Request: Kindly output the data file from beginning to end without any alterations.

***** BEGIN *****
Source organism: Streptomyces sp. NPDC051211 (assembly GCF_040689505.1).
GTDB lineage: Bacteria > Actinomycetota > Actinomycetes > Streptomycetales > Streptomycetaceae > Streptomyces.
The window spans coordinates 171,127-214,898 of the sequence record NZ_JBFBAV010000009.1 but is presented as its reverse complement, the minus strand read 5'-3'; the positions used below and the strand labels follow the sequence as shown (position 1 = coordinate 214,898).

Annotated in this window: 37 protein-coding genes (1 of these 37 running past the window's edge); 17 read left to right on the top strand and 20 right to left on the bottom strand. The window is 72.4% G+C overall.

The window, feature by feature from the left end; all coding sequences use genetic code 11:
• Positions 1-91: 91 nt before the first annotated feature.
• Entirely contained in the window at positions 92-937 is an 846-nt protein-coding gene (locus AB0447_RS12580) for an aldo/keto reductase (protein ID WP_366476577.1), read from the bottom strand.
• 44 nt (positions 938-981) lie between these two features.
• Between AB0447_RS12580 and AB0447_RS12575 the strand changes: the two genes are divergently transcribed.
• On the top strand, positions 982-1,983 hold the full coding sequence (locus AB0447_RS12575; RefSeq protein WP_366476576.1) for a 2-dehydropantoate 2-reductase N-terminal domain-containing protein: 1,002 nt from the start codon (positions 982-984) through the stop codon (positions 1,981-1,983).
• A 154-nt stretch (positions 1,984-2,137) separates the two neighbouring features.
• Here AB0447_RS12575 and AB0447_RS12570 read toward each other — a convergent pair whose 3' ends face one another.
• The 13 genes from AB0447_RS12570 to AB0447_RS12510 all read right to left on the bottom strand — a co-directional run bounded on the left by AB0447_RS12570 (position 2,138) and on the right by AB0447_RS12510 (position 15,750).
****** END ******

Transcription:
Source organism: Streptomyces sp. NPDC051211 (assembly GCF_040689505.1).
GTDB lineage: Bacteria > Actinomycetota > Actinomycetes > Streptomycetales > Streptomycetaceae > Streptomyces.
The window spans coordinates 171,127-214,898 of the sequence record NZ_JBFBAV010000009.1 but is presented as its reverse complement, the minus strand read 5'-3'; the positions used below and the strand labels follow the sequence as shown (position 1 = coordinate 214,898).

Annotated in this window: 37 protein-coding genes (1 of these 37 running past the window's edge); 17 read left to right on the top strand and 20 right to left on the bottom strand. The window is 72.4% G+C overall.

The window, feature by feature from the left end; all coding sequences use genetic code 11:
• Positions 1-91: 91 nt before the first annotated feature.
• Entirely contained in the window at positions 92-937 is an 846-nt protein-coding gene (locus AB0447_RS12580) for an aldo/keto reductase (protein ID WP_366476577.1), read from the bottom strand.
• 44 nt (positions 938-981) lie between these two features.
• Between AB0447_RS12580 and AB0447_RS12575 the strand changes: the two genes are divergently transcribed.
• On the top strand, positions 982-1,983 hold the full coding sequence (locus AB0447_RS12575; RefSeq protein WP_366476576.1) for a 2-dehydropantoate 2-reductase N-terminal domain-containing protein: 1,002 nt from the start codon (positions 982-984) through the stop codon (positions 1,981-1,983).
• A 154-nt stretch (positions 1,984-2,137) separates the two neighbouring features.
• Here AB0447_RS12575 and AB0447_RS12570 read toward each other — a convergent pair whose 3' ends face one another.
• The 13 genes from AB0447_RS12570 to AB0447_RS12510 all read right to left on the bottom strand — a co-directional run bounded on the left by AB0447_RS12570 (position 2,138) and on the right by AB0447_RS12510 (position 15,750).